How to Beat the Winter Blues

Go outside. Yes- even if it is cold out, spending time in nature boosts your mood. Try 20 minutes a day without sun block. (After that, slather up.) Many people are deficient in Vitamin D3, which you normally get from the sun. This vitamin is critical to your overall health and mood. Consider taking D3 supplements and have your doctor test your levels. I get it in liquid form.

Take vacations in the winter to someplace warm

Try light therapy with a 10,000 lux lamp – 30 minutes a day significantly boosts mood and energy

Exercise- A most powerful mood booster made even better when you do it with others. Socializing helps you feel better.

Use aromatherapy. Peppermint boosts alertness, as do orange and lemon scents.

• Do something you love every day.

Remember, unless you live in Alaska, winter is only a few months long. Take care of yourself and get Fired Up!


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Can You Really Feel Better By Helping Someone?

Relieve Your Stress and Depression through Volunteering

Holding the hand of another“Too often we underestimate the power of a touch, a smile, a kind word, a listening ear, an honest compliment, or the smallest act of caring, all of which have the potential to turn a life around.” Leo Buscaglia

One of the last things you might think of doing when you are very stressed is to take the time to help someone else, volunteering. But it can truly be the best thing you can do. I know this from my own personal experience.

Not too long ago, I was tired, frustrated and upset over a business issue, not sure what to do about it.  I was very stressed. Heading home with my husband that night, we turned down our street. He said, “There’s a girl sitting on the corner crying.” We immediately stopped the car and I got out to talk to her. Turns out, she was working for one of those magazine sales companies where they drop off youths and pick them up at the end of the day. She had no phone and no money; her ride was two hours late. So we called her manager and he said a ride was on its way. She waited in the car with us, shared her tragic life story, and when no ride arrived after 45 minutes, we turned around and drove her the half hour distance to her motel. When we arrived, I spoke to the manager about taking better care of this young woman (she was 20,) gave her some money and hugged her goodbye with some encouraging words. As we drove home again, all thoughts about my problems had completely vanished. My concerns were for her and how I could help others like her in the future. I realized my problems were far less pressing. There are those who are struggling to get by every day on the streets. It gave me a whole new appreciation of how fortunate I am.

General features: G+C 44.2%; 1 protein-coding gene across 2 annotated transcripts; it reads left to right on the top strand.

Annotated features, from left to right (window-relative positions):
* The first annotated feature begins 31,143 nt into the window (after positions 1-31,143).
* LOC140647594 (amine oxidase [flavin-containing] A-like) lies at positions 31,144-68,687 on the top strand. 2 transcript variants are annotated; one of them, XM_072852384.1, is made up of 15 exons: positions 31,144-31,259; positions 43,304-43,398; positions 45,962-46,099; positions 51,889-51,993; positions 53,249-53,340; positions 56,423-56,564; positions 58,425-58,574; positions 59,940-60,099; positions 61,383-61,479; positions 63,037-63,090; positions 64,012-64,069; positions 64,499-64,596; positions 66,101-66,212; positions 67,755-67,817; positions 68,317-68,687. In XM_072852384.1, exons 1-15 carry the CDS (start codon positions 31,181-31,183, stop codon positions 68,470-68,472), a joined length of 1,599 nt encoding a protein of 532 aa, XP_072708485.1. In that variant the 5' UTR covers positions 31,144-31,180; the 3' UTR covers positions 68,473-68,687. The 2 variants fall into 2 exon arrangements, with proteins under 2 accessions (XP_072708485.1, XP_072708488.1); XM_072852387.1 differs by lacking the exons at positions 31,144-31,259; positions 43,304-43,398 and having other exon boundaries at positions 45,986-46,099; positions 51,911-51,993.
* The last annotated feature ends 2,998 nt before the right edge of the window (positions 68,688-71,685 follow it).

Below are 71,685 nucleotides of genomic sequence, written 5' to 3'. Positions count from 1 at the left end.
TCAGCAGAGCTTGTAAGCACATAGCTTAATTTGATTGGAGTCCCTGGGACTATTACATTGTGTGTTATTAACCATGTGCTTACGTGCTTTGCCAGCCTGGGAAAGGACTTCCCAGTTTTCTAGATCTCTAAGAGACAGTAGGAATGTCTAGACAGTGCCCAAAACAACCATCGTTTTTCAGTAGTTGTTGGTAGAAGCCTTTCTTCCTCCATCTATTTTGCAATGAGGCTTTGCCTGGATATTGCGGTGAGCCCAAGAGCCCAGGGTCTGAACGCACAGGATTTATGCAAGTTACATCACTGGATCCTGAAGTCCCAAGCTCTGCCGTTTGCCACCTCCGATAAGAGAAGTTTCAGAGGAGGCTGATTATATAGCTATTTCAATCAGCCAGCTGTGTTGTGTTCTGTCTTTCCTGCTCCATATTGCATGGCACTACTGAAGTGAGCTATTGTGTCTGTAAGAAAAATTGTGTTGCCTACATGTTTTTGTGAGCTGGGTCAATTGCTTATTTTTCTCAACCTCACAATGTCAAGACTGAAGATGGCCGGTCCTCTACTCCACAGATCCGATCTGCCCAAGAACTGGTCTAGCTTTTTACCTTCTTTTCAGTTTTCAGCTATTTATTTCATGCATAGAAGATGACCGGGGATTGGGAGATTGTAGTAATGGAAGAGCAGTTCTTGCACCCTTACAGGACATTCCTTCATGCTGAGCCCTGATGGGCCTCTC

A new study by Dr. Suzanne Richards and the University of Exeter Medical School, UK, confirms what other studies have said in the past:  volunteering is associated with lower depression, increased well-being, and a 22 % reduction in dying.

There are infinite ways to volunteer:
• mentor a child • help a neighbor repair their home
• organize a fundraiser for the arts
• work at a soup kitchen
• help at a homeless shelter
• participate in a “clean up your park” project
• volunteer at an animal shelter
• read to seniors at a senior center or hospital
• collect diapers for newborn centers
• help out at elementary schools
• collect books for literacy programs and then read for them

Try it.  No matter how upset you are about your life, you will experience an instant turn-around.  Always come from your heart and volunteer for something that matters to you.  And just like that, your problems will seem insignificant.

For a free report on how to get and stay Fired Up!, go here  This will also subscribe you to Kindlings, my weekly email newsletter.

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Eat Walnuts and Eggs to Prevent Depression

Stop Depression Naturally Through The Right Foods

Walnuts from Stress ExpressThe World Health Organization predicts that by 2020, depression will be second only to heart disease as a worldwide health issue. 38% of women who experience depression have low folic acid. Eggs “contain the highest-quality food protein known to mankind….egg protein is often the standard by which all other proteins are judged,” says dietitian Carolyn Snyder of the Cleveland Clinic.

Harvard Science Review published a study by McClean Behavioral Genetics Laboratory citing that walnuts are powerful antidepressants. (Molasses and beets also work.)  So increase your intake of both eggs and walnuts to boost your mood and improve your stress. (Always consult your doctor first.)